Sterling Bancorp ( “we,” “our,” “ours,” or “us”) is a Delaware corporation, bank holding company and financial holding company that owns all of the outstanding shares of common stock of its principal subsidiary, Sterling National Bank (the “Bank”). At December 31, 2015, Sterling had, on a consolidated basis, $12.0 billion in assets, $8.6 billion in deposits, stockholders’ equity of $1.7 billion and 130,006,926 shares of common stock outstanding. Our financial condition and results of operations are discussed herein on a consolidated basis with the Bank.

Acquisition of Hudson Valley Holding Corp.
On June 30, 2015, we completed the acquisition of Hudson Valley Holding Corp., (“HVHC”) which we refer to as the “HVB Merger”. The HVB Merger was a stock-for-stock transaction valued at $566.3 million based on the closing price of our common stock on June 29, 2015. Under the terms of the HVB Merger, HVHC shareholders received 1.92 shares of our common stock for each share of HVHC common stock. The HVB Merger has furthered our strategy of expanding in the greater New York metropolitan region by providing us with a significant presence and deposit market share in Westchester County, New York, and created an opportunity to realize significant operating expense savings. See additional disclosure regarding the HVB merger in Note 2. “Acquisitions” in the notes to consolidated financial statements.

February 2015 Common Equity Capital Raise
On February 11, 2015, we issued 6,900,000 shares of our $0.01 par value common stock to institutional investors at $13.00 per share. The offering was made pursuant to a Registration Statement on Form S-3 filed with the Securities and Exchange Commission (the “SEC”) on February 4, 2015. We received proceeds net of underwriting discounts, commissions and expenses of $85.1 million. The net proceeds were used for general corporate purposes and the funding of acquisitions of specialty commercial lending businesses, such as the acquisition of Damian Services Corporation, a payroll finance services provider (the “Damian Acquisition”), which closed on February 27, 2015 and the acquisition of a factoring portfolio (the “FCC Acquisition”) from FCC, LLC, a subsidiary of First Capital Holdings, Inc. (“FCC”), which closed on May 7, 2015. See additional disclosure regarding these acquisitions in Note 2. “Acquisitions” included in the notes to consolidated financial statements.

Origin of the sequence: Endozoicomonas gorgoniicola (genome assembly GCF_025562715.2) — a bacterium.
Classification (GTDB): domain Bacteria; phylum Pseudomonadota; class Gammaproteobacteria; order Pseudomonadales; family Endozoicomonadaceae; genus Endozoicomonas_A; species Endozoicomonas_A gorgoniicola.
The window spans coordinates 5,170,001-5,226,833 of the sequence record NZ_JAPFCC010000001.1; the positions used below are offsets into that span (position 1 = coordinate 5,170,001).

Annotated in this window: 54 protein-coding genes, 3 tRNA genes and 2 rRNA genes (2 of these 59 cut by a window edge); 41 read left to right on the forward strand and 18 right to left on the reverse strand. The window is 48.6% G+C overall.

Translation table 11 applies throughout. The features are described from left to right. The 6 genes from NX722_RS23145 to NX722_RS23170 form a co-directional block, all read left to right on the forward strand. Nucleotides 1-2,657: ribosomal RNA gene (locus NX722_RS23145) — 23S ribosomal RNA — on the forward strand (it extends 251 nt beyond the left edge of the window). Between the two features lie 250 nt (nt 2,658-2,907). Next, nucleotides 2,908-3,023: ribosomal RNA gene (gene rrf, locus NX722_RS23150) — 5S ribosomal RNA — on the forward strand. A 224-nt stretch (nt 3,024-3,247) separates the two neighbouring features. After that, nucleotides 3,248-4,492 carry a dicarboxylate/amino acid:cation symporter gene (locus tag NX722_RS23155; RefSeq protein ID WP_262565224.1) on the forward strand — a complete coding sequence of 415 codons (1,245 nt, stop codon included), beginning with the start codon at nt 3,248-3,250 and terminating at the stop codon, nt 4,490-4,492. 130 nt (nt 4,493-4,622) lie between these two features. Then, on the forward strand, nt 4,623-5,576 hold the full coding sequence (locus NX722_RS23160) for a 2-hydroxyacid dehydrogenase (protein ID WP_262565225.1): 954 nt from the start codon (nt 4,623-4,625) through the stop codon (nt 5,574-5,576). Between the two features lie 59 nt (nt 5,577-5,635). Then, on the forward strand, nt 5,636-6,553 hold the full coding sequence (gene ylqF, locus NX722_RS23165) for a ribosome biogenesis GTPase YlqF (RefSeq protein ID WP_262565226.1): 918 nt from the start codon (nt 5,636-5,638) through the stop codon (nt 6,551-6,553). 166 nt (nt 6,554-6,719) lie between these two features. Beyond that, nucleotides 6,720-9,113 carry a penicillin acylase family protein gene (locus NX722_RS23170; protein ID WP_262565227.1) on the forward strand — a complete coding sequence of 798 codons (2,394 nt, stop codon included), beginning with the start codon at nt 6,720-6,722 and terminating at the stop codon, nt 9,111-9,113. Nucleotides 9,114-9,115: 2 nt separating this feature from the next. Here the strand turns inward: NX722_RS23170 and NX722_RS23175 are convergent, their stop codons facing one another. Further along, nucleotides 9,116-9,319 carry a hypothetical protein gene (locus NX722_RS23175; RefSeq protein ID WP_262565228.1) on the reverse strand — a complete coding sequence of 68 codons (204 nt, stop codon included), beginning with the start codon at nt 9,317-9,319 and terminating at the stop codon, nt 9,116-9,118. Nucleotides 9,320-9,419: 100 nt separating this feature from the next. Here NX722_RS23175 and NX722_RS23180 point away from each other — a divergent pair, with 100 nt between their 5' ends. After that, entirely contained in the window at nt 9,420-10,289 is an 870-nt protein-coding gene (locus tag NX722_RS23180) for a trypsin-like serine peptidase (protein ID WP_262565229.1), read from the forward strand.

Acquisition of Sterling Bancorp (“Provident Merger”)
On October 31, 2013, when we were formerly known as Provident New York Bancorp (“Legacy Provident”) and the parent company of the Bank, then called Provident Bank, we acquired Sterling Bancorp (“Legacy Sterling”) through a merger. Legacy Provident was the accounting acquirer and surviving entity. At that time, we became a bank holding company and a financial holding company as defined by the Bank Holding Company Act of 1956, as amended, or the BHC Act. Legacy Sterling’s principal subsidiary, Sterling National Bank, merged into our principal subsidiary, the Bank, which was then called Provident Bank. The Bank changed its legal entity name to Sterling National Bank. We refer to the transactions detailed above collectively as the “Provident Merger”.

The Provident Merger was a stock-for-stock transaction valued at $457.8 million based on the closing price of our common stock on October 31, 2013. Under the terms of the Provident Merger, each share of Legacy Sterling was converted into the right to receive 1.2625 shares of our common stock. Consistent with our strategy of expanding in the greater New York metropolitan region, the Provident Merger created a larger, more diversified company and accelerated the build-out of our differentiated strategy targeting small-to-middle market commercial clients and consumers. See additional disclosure regarding the Provident Merger in Note 2. “Acquisitions” included in the notes to consolidated financial statements.

Change in Fiscal Year End